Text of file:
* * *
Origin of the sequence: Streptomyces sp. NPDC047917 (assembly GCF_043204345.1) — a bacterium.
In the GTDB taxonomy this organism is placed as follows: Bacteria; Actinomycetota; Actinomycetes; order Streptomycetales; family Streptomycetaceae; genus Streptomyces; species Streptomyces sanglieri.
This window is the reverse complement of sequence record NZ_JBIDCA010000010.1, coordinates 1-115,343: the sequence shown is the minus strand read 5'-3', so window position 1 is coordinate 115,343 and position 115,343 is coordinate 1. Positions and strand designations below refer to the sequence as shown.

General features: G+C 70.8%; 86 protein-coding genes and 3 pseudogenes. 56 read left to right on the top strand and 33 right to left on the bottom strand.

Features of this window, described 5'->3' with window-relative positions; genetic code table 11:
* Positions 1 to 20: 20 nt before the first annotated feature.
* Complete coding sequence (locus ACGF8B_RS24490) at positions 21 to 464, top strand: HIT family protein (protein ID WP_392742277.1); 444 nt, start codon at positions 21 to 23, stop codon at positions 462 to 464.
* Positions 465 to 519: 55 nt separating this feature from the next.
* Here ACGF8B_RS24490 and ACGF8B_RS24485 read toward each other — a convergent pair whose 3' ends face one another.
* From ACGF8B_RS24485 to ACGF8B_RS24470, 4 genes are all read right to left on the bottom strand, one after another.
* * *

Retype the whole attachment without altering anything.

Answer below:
Origin of the sequence: Streptomyces sp. NPDC047917 (assembly GCF_043204345.1) — a bacterium.
In the GTDB taxonomy this organism is placed as follows: Bacteria; Actinomycetota; Actinomycetes; order Streptomycetales; family Streptomycetaceae; genus Streptomyces; species Streptomyces sanglieri.
This window is the reverse complement of sequence record NZ_JBIDCA010000010.1, coordinates 1-115,343: the sequence shown is the minus strand read 5'-3', so window position 1 is coordinate 115,343 and position 115,343 is coordinate 1. Positions and strand designations below refer to the sequence as shown.

General features: G+C 70.8%; 86 protein-coding genes and 3 pseudogenes. 56 read left to right on the top strand and 33 right to left on the bottom strand.

Features of this window, described 5'->3' with window-relative positions; genetic code table 11:
* Positions 1 to 20: 20 nt before the first annotated feature.
* Complete coding sequence (locus ACGF8B_RS24490) at positions 21 to 464, top strand: HIT family protein (protein ID WP_392742277.1); 444 nt, start codon at positions 21 to 23, stop codon at positions 462 to 464.
* Positions 465 to 519: 55 nt separating this feature from the next.
* Here ACGF8B_RS24490 and ACGF8B_RS24485 read toward each other — a convergent pair whose 3' ends face one another.
* From ACGF8B_RS24485 to ACGF8B_RS24470, 4 genes are all read right to left on the bottom strand, one after another.